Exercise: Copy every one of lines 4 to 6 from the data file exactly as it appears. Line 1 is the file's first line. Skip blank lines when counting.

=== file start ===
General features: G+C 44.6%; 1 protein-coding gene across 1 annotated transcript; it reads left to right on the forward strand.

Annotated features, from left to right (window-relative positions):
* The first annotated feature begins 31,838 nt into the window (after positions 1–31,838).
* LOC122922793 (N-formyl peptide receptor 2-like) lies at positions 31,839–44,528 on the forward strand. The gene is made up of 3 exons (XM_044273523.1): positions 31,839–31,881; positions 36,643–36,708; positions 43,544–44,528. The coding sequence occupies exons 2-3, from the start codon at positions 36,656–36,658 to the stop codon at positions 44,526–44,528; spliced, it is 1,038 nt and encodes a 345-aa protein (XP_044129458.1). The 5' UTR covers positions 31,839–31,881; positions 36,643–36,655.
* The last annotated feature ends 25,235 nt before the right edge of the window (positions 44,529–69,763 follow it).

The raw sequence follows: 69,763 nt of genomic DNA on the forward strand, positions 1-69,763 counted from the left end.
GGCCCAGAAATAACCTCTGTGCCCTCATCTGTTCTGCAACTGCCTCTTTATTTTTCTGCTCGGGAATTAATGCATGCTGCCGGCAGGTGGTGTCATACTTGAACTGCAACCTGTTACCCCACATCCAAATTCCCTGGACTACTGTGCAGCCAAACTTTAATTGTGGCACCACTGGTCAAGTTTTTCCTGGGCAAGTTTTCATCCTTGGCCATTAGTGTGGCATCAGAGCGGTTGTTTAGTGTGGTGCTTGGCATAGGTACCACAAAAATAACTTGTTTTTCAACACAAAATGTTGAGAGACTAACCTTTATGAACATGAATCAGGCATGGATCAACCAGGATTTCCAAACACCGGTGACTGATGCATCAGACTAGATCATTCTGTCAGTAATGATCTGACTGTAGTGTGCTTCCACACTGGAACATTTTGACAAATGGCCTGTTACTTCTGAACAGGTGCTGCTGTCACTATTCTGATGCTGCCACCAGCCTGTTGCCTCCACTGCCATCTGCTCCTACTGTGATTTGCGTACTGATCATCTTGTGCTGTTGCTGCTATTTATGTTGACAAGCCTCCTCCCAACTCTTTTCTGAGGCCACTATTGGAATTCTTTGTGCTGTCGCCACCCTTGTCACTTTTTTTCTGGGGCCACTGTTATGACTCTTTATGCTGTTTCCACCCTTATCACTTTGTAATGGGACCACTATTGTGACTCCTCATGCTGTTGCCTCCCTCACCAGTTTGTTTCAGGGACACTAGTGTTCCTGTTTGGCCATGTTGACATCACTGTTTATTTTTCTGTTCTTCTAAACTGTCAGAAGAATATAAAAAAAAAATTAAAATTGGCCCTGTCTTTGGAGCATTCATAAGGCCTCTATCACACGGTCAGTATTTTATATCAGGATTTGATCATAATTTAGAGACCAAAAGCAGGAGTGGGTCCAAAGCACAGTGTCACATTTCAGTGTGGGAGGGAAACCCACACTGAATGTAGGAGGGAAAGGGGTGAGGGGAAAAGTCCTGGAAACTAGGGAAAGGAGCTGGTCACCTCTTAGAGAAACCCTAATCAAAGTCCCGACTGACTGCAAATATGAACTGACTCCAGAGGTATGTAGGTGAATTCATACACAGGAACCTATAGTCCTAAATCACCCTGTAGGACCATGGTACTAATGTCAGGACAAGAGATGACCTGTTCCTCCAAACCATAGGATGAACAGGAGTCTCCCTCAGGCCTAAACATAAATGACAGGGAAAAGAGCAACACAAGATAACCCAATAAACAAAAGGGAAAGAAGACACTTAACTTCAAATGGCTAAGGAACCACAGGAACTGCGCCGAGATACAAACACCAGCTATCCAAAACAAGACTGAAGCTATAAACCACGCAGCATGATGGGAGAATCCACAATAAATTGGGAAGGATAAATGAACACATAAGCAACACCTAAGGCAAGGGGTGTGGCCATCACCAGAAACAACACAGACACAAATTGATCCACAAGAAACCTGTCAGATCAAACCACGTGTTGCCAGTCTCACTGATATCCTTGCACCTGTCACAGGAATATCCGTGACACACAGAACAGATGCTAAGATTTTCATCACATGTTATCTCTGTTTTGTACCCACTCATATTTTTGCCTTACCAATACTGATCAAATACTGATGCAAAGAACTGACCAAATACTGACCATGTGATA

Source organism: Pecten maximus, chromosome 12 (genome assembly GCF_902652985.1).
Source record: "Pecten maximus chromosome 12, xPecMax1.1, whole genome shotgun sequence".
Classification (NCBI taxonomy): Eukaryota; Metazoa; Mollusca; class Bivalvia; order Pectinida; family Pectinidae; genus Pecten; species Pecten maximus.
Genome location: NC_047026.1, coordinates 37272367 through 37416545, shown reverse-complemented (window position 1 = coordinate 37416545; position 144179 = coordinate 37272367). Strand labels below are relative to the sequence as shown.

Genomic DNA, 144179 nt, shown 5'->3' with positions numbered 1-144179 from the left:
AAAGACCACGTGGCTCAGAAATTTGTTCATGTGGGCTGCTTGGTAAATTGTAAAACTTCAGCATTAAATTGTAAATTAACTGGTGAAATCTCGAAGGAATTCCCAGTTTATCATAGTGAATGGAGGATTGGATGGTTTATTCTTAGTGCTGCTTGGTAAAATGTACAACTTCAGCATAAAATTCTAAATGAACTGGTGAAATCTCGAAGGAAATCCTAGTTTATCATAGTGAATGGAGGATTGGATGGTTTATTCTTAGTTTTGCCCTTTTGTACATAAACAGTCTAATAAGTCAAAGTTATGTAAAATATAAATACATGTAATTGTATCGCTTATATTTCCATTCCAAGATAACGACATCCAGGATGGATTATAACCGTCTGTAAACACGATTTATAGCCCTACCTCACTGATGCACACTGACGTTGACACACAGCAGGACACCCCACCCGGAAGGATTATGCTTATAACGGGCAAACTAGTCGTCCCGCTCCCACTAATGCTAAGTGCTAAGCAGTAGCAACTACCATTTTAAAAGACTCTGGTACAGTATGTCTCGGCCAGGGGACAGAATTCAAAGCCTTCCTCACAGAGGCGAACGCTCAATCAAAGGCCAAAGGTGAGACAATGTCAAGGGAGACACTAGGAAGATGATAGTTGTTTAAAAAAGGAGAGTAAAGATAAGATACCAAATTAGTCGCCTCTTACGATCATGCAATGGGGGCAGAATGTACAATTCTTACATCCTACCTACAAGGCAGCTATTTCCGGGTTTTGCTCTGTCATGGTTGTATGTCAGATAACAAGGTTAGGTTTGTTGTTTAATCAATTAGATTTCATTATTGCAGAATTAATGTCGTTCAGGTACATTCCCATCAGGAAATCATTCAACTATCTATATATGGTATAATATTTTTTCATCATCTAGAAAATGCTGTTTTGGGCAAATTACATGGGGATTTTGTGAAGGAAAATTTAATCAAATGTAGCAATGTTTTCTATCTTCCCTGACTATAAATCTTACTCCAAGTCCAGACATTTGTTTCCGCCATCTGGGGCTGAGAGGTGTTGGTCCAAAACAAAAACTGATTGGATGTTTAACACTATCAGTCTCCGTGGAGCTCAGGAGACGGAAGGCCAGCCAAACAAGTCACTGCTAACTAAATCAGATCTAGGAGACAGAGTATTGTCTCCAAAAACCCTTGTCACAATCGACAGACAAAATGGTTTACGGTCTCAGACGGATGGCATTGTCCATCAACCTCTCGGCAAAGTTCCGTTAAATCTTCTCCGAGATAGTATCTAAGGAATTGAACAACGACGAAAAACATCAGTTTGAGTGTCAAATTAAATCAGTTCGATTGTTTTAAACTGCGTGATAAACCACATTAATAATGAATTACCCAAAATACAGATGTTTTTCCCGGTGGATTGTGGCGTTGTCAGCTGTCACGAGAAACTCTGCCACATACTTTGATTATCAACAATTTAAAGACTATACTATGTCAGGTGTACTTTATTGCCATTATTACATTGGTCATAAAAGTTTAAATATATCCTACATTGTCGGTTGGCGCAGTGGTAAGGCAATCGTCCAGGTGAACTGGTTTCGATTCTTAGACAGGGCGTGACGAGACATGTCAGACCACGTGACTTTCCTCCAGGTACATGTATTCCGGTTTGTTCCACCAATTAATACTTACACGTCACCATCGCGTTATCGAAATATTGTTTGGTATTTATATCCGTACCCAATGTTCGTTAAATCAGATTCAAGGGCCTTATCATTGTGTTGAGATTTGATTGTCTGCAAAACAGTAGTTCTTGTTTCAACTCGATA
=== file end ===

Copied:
* LOC122922793 (N-formyl peptide receptor 2-like) lies at positions 31,839–44,528 on the forward strand. The gene is made up of 3 exons (XM_044273523.1): positions 31,839–31,881; positions 36,643–36,708; positions 43,544–44,528. The coding sequence occupies exons 2-3, from the start codon at positions 36,656–36,658 to the stop codon at positions 44,526–44,528; spliced, it is 1,038 nt and encodes a 345-aa protein (XP_044129458.1). The 5' UTR covers positions 31,839–31,881; positions 36,643–36,655.
* The last annotated feature ends 25,235 nt before the right edge of the window (positions 44,529–69,763 follow it).

The raw sequence follows: 69,763 nt of genomic DNA on the forward strand, positions 1-69,763 counted from the left end.